Going back the example we can work out that z is in the second part of the decomposition, although I'm not sure about w.

So what this means for the various homotopy functors between the homotopy categories in question I'm not sure, the following is speculative: It seems to me that it indicates that they're not full. There are homotopy morphisms from k[x]/x^2 to another commutative algebra that are not homotopy commutative algebra morphisms. They should fit into the λ-decomposition and their position there should indicate just how "not commutative" they really are.

Final note on "not commutativity": this notion can be made more rigorous using operads, but in a hand-wavey way it just means to what level the higher homotopies of the commutativity condition hold.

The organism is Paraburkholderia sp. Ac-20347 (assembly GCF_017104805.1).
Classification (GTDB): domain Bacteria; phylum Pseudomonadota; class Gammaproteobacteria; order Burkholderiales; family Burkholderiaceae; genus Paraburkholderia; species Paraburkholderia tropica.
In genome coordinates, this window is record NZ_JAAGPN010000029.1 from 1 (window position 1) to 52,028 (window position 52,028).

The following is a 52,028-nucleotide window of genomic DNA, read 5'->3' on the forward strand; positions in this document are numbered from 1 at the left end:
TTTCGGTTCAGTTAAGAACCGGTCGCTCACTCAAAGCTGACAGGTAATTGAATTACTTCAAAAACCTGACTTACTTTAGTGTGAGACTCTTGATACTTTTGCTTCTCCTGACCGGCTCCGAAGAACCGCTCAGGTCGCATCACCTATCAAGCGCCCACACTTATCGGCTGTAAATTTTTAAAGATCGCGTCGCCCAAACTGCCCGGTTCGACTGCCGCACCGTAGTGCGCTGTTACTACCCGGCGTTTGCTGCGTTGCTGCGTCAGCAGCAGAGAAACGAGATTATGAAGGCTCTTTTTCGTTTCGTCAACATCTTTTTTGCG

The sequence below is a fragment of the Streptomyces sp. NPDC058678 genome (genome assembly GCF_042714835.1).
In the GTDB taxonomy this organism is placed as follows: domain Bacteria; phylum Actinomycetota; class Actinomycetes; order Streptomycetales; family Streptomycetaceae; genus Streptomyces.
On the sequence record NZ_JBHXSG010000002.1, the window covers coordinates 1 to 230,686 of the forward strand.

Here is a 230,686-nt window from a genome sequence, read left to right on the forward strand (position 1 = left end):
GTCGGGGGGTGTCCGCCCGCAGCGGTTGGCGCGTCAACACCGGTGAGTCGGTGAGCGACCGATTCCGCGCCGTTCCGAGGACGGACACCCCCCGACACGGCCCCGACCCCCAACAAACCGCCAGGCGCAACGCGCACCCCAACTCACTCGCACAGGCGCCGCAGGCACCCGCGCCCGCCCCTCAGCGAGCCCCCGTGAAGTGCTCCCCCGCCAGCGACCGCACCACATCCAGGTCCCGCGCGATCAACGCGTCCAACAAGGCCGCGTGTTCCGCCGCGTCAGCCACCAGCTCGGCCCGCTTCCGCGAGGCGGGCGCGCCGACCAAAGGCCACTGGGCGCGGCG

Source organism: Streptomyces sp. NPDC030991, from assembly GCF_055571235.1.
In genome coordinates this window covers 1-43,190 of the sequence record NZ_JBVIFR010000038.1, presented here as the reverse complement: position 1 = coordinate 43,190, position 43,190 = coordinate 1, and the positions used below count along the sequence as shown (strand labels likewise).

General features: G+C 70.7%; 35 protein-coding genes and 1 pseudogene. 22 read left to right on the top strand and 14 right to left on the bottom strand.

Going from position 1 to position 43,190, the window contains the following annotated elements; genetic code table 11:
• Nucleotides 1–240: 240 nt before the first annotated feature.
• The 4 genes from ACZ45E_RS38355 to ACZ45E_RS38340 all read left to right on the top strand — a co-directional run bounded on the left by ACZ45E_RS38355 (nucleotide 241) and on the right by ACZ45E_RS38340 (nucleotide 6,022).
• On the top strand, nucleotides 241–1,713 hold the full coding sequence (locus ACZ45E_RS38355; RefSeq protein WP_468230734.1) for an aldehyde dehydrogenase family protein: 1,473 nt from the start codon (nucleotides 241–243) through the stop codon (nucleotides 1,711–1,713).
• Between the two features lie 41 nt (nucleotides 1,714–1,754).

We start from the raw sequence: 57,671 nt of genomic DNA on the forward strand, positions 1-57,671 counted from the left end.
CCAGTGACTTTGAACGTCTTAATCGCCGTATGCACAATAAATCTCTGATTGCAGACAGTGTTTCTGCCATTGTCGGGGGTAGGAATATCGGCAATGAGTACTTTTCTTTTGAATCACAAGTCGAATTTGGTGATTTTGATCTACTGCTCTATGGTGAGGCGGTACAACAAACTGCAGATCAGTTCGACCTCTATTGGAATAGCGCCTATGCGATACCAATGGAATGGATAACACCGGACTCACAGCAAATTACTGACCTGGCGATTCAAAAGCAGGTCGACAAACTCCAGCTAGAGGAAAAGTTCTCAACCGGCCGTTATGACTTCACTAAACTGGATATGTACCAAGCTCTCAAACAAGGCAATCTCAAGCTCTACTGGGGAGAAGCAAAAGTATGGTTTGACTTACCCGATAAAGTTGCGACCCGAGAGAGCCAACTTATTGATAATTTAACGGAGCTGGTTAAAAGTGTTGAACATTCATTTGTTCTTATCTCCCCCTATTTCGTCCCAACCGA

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A morphism in the homotopy category of DGAs from a CDGA A to a CDGA B is a zig-zag C --> A and C --> B, where C --> A is a homology isomorphism and C is any DGA. So it makes sense that you should be able to put in noncommutative C's and get more morphisms from A to B then you would in the homotopy category of DGAs. But I would not be surprised if the functor were not faithful either. –  Mark Hovey Nov 12 '09 at 16:53

in the rational case, the forgetful functor U: dgCAlg-------> dgAlg induces a faithful functor in homotopy category under the following conditions. R is connected (connective) differential commutative graded Q-algebra and S= C(X,Q) (the cochaine complex of a space with coefficients in Q, then

Ho(dgCAlg) (R,S)-----> Ho(dgAlg)(UR,US) is injective.